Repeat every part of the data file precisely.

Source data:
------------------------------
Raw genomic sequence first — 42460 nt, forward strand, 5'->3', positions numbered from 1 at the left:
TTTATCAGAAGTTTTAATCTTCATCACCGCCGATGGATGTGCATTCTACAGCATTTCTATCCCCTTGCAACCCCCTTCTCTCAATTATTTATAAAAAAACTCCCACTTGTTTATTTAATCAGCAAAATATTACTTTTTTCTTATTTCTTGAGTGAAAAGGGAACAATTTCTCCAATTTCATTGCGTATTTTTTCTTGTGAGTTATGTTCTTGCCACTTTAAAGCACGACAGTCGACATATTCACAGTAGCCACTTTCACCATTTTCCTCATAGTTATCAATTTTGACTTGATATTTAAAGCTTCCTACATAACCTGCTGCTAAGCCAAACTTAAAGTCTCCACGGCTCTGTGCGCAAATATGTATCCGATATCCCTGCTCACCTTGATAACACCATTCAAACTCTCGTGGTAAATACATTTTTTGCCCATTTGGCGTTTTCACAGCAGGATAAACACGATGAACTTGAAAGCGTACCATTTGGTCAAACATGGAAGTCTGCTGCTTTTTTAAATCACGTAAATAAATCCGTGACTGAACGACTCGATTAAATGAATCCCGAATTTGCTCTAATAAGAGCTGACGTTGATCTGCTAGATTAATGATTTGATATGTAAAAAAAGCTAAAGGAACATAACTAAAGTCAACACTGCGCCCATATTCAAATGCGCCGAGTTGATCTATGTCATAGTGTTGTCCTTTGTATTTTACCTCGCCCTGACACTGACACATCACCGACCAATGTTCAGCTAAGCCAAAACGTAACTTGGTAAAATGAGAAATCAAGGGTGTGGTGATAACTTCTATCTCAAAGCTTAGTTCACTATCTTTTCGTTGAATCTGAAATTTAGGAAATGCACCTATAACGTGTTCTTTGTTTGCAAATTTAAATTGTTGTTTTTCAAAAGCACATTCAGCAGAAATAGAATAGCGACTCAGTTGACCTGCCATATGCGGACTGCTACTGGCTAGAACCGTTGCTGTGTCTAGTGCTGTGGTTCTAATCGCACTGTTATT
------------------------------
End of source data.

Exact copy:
Raw genomic sequence first — 42460 nt, forward strand, 5'->3', positions numbered from 1 at the left:
TTTATCAGAAGTTTTAATCTTCATCACCGCCGATGGATGTGCATTCTACAGCATTTCTATCCCCTTGCAACCCCCTTCTCTCAATTATTTATAAAAAAACTCCCACTTGTTTATTTAATCAGCAAAATATTACTTTTTTCTTATTTCTTGAGTGAAAAGGGAACAATTTCTCCAATTTCATTGCGTATTTTTTCTTGTGAGTTATGTTCTTGCCACTTTAAAGCACGACAGTCGACATATTCACAGTAGCCACTTTCACCATTTTCCTCATAGTTATCAATTTTGACTTGATATTTAAAGCTTCCTACATAACCTGCTGCTAAGCCAAACTTAAAGTCTCCACGGCTCTGTGCGCAAATATGTATCCGATATCCCTGCTCACCTTGATAACACCATTCAAACTCTCGTGGTAAATACATTTTTTGCCCATTTGGCGTTTTCACAGCAGGATAAACACGATGAACTTGAAAGCGTACCATTTGGTCAAACATGGAAGTCTGCTGCTTTTTTAAATCACGTAAATAAATCCGTGACTGAACGACTCGATTAAATGAATCCCGAATTTGCTCTAATAAGAGCTGACGTTGATCTGCTAGATTAATGATTTGATATGTAAAAAAAGCTAAAGGAACATAACTAAAGTCAACACTGCGCCCATATTCAAATGCGCCGAGTTGATCTATGTCATAGTGTTGTCCTTTGTATTTTACCTCGCCCTGACACTGACACATCACCGACCAATGTTCAGCTAAGCCAAAACGTAACTTGGTAAAATGAGAAATCAAGGGTGTGGTGATAACTTCTATCTCAAAGCTTAGTTCACTATCTTTTCGTTGAATCTGAAATTTAGGAAATGCACCTATAACGTGTTCTTTGTTTGCAAATTTAAATTGTTGTTTTTCAAAAGCACATTCAGCAGAAATAGAATAGCGACTCAGTTGACCTGCCATATGCGGACTGCTACTGGCTAGAACCGTTGCTGTGTCTAGTGCTGTGGTTCTAATCGCACTGTTATT